As I explored previously in the post about ‘How much news is too much news?’, this one comes having just watched the news, and feeling that restless unsettled feeling in the pit of my stomach, and the sense of stress in thinking about and acknowledging what our fellow human beings are going through in this window of history. Even safely tucked away from it all in my quiet flat, the news can still get right to us….and for those who are particularly empathetic it can touch us to the core.
We need to learn how to process things through this experience, this season. And we need to know when to take a step back, to take time out. This is especially true if we are in any position of responsibility or supporting or caring for other people. This might be on many levels or on one or two, but the principle holds true regardless. Your responsibilities might be your work, your volunteering roles, your parents, your spouse, your friends, your children. It could be the role you find yourself in in supporting and encouraging other people, in putting food on the table, in supporting colleagues and others, and you therefore need to know what your ‘triggers’ are in terms of when that feeling inside begins to get too much. When anxiety, stress or fear begins to overtake you.
At such times, step back.
Take some time out and rebuild yourself, nurture yourself, do something perhaps creative, artistic, musical, relaxing to take your mind and attention and emotions off this terrible situation we find ourselves in.
Take time out and take a break so that when you come back you can come back stronger, you can be there for yourself as well as those around you who are depending on you, and so that you can be purposeful in how you use your days so that you can and do make a difference for the better in the lives of those closest to you, and even in the lives of those you don’t know, by doing the right thing.

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Surviving the pandemic together. Words of Encouragement (8): *Can I feel happy and sad?*

Words of Encouragement (8):
*Can I feel happy and sad?*
In short, yes. This is a confusing, strange and distressing time. We are alive, we are surrounded by life, but also by continuous news of death and suffering on a mass scale, on a global scale, yet also right in our own towns and cities. We are all learning how to be happy with those who are happy, and to also mourn with those who grieve. We are surrounded by contradictions that we are all learning to hold in balance. We are trying to find ways to encourage and support each other, to enjoy the gift of life and be grateful for those in our lives, to make the most of ‘isolation’ and keep our spirits up, and encourage our friends and families and especially children, while at the same time living through wave upon wave of tragedy crashing in upon humanity. You might feel guilty for the times you smile, laugh and enjoy life in this strange season, and you also might feel a burden of grief at times as the world around you wails. It can be confusing, it can be tough, but there is no right or wrong way for you to feel, and your experience of this situation and your feelings are valid. Take time to just sit and be with your thoughts and feelings for a moment if it is all a bit much. Breathe deeply and try to find ways to be calm and relax. This is affecting people in different ways, and that’s ok.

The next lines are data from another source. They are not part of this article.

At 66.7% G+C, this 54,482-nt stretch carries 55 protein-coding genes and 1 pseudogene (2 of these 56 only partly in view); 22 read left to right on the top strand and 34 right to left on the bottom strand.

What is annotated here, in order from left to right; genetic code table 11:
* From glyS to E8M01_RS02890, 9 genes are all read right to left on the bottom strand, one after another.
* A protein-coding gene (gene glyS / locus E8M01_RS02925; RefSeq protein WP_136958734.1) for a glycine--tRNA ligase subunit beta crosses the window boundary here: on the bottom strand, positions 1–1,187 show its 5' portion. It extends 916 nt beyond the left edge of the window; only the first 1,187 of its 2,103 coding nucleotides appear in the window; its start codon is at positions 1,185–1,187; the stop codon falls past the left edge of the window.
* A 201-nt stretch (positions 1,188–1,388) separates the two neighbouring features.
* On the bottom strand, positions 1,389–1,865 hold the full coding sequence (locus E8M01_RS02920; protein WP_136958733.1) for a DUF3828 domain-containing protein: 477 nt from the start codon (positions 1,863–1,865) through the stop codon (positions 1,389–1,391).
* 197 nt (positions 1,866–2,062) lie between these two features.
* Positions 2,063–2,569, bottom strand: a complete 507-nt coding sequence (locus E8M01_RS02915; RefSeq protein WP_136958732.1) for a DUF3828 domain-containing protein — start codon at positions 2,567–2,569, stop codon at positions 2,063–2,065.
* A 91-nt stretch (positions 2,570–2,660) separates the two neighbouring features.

Take care to try to maintain a balance. To know that even while it is a very dark time for many people across the world, it is ok for you to smile, and to share something positive, because those around you may just need that joy and that hope to be able to keep going.

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Surviving the pandemic together. Words of Encouragement (7): *What do we do when we hear news of tragedies?*

Words of Encouragement (7):
*What do we do when we hear news of tragedies?*


I pray that each of you, your friends, families and those in your life will never personally experience the tragedies of this Coronavirus. Many of you have faced enough heartache in your own lives already ❤
Yet, we are hearing more and more of things that are just awful, and we may be able to hold things at a bit of a distance, but the terrible reality is that ordinary people are experiencing things first hand in their lives, that of their family members, colleagues and others. I don’t think we will see this abating any time soon, so what do we do?